The development of conformal coating technology was driven to a large degree by the military and aerospace industries. While conformal coatings are mostly used on populated, printed wiring boards (PWBs), they are also used to protect components such as transistors, diodes, rectifiers, resistors, integrated circuits (ICs) and hybrid circuits including multi-chip modules (MCMs) and chip on board (COB).
Recent environmental regulations and concerns have had a significant impact on both coating materials and application methods, particularly with regard to control of volatile organic compounds and chlorofluorocarbon compounds. Both VOCs and CFCs have been extensively used as solvent carriers. Manufacturers and suppliers of conformal coating materials have responded by developing non-solvent based coatings and environmentally acceptable methods of application, curing and removal.
It is important to consider how the choice of a conformal coating material affects the rework and repair issues. The need for rework or repair of a conformal coating can occur any time after completion of an assembly due to a variety of process or product requirements and component replacement issues.
A number of methods are available for rework of conformal coatings. These include thermal, chemical, mechanical, plasma and laser-based systems and small sandblasters or “micro abrasive blasters”, which will be the focus of this column.
Micro-abrasive blasters used for conformal coating removal are small sandblasting systems that are commonly used for metal deburring and etching as well as surface preparation. The cutting media is introduced into a compressed air stream and is ejected through a hand piece utilizing tips as small as .026”. This is directed at a component or surface area on PCB where the conformal coating has to be removed. This system can remove conformal coating from a single test node, an axial leaded component, a through-hole IC, a SMT component or an entire PCB without any modification to the system for a variety of coating materials. This method provides the most practical and environmentally friendly means for removing conformal coating from PWAs.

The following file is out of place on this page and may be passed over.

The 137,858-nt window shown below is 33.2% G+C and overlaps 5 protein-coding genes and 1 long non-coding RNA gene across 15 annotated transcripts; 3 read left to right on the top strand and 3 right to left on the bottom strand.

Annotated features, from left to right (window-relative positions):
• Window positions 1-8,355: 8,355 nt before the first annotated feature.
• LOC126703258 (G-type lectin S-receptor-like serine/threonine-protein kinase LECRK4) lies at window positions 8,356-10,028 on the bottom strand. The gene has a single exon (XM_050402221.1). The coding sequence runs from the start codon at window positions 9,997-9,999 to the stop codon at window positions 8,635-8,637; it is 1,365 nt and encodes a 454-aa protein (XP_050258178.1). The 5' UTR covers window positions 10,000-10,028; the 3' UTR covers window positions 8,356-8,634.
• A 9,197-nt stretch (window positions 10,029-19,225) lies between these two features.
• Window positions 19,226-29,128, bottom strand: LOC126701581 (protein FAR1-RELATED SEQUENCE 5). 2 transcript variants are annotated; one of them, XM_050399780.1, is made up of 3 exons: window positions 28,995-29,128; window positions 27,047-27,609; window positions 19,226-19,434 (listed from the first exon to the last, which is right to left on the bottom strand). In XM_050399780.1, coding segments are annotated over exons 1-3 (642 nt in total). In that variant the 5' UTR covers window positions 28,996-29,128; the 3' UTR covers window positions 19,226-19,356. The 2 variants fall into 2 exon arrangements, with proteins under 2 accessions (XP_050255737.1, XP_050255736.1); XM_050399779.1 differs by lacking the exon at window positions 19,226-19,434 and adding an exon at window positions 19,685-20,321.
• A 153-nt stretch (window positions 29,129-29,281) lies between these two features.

Although these small Micro Abrasive Blasters provide the most practical and environmentally friendly means of removal, they also pose a problem. Micro Abrasive Blasters can generate static electricity as the high velocity air and particles impinge on the PWB surface. The ESD voltage generated at the point of contact can cause damage to components and electrical circuits on a PWA.
Equipment manufacturers have used several different approaches to solving the ESD problem. These are: 1) the installation of AC or DC pulsed ionizer bars in the chamber results in a rapid decay of ESD voltages in the work cell and tubing 2) the installation of a point ionizer at the end of the nozzle to dissipate any static charge built-up in the media stream at the point of contact 3) the use of an in-line, auto balanced ionizer where the air source is split, one side flowing to the media and the other side flowing to the in-line ionizer. This ionized air is then injected into the media stream just before it leaves the nozzle, eliminating the static charge build-up in the media chamber. The ionized air is also pumped into the work chamber. With this type of system, ESD levels are reportedly in the + 10 volts range.